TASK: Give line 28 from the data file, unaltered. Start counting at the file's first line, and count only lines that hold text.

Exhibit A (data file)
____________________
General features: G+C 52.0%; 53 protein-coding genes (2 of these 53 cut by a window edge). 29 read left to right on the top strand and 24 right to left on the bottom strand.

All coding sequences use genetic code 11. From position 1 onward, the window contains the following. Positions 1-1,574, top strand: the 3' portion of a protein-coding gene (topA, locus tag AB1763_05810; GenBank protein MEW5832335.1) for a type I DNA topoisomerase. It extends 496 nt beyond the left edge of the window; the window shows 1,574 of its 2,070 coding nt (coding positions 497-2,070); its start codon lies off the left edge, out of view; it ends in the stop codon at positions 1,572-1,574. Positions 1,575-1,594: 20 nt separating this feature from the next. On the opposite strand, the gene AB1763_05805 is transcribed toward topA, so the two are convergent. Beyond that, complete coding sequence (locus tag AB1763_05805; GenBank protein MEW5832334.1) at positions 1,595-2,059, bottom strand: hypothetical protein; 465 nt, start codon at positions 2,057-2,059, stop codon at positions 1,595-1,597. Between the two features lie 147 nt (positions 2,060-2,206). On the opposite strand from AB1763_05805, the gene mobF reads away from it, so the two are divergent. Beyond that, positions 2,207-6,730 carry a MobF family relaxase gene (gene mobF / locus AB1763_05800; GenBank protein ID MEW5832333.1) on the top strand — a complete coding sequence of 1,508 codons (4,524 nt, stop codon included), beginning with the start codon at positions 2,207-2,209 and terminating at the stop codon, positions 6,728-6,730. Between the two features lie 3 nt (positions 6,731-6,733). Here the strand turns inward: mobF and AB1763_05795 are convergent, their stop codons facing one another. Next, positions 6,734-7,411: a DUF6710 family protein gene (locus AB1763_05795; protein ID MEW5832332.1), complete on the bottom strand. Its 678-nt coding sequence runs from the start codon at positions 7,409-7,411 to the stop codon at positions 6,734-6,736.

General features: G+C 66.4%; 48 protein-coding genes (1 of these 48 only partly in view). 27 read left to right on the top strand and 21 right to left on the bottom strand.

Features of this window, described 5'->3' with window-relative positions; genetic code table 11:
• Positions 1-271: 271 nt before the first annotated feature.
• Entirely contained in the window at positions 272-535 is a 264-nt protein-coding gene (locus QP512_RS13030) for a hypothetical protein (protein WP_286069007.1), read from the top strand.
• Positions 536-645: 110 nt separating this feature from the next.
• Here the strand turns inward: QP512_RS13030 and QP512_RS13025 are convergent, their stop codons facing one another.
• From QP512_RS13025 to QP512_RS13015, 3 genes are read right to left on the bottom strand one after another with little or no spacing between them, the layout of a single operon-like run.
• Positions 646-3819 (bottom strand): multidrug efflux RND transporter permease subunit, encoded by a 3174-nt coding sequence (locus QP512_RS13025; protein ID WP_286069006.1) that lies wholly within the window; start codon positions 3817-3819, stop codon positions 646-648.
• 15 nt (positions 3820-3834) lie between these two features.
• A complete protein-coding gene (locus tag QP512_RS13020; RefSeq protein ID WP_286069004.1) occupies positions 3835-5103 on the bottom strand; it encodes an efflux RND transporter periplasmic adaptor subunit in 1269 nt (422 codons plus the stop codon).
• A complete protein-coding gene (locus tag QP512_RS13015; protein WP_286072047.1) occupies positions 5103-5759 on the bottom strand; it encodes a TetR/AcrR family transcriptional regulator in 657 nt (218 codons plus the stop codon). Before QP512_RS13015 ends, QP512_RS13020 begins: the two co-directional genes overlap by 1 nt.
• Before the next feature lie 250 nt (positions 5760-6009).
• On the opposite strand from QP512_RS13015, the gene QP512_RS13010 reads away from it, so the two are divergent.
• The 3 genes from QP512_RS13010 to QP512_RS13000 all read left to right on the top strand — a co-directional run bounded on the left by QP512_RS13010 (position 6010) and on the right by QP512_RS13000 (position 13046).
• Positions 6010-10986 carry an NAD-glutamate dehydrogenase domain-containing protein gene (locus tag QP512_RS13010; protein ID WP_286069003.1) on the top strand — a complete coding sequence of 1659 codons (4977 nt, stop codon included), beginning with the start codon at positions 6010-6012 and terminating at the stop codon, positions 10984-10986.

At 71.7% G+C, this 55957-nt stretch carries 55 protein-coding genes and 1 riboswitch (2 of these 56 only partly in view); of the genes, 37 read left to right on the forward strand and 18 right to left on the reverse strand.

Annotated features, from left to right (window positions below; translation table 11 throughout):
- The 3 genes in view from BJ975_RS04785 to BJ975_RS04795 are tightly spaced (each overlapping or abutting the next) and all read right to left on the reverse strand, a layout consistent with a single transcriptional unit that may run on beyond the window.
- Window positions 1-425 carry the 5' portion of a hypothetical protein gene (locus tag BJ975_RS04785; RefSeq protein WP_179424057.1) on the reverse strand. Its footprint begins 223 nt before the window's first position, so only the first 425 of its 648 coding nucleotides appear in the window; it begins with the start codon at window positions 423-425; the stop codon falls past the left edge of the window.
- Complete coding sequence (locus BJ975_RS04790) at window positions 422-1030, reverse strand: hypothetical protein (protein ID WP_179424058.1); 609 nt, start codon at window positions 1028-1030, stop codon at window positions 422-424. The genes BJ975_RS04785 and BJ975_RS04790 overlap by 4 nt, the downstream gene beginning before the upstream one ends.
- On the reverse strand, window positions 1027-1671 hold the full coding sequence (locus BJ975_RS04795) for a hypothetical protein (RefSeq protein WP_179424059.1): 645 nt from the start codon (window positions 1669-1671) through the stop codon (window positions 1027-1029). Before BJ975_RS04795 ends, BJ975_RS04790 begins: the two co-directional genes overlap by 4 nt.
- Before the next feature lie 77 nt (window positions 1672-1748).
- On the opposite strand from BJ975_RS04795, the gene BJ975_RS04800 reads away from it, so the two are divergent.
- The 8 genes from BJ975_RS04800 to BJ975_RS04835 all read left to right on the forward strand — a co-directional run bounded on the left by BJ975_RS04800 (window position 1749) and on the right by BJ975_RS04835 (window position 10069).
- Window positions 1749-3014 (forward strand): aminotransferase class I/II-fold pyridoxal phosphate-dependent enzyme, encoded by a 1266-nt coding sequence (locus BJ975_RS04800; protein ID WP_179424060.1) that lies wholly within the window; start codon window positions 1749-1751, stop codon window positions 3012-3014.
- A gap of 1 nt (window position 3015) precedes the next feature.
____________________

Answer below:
- A gap of 1 nt (window position 3015) precedes the next feature.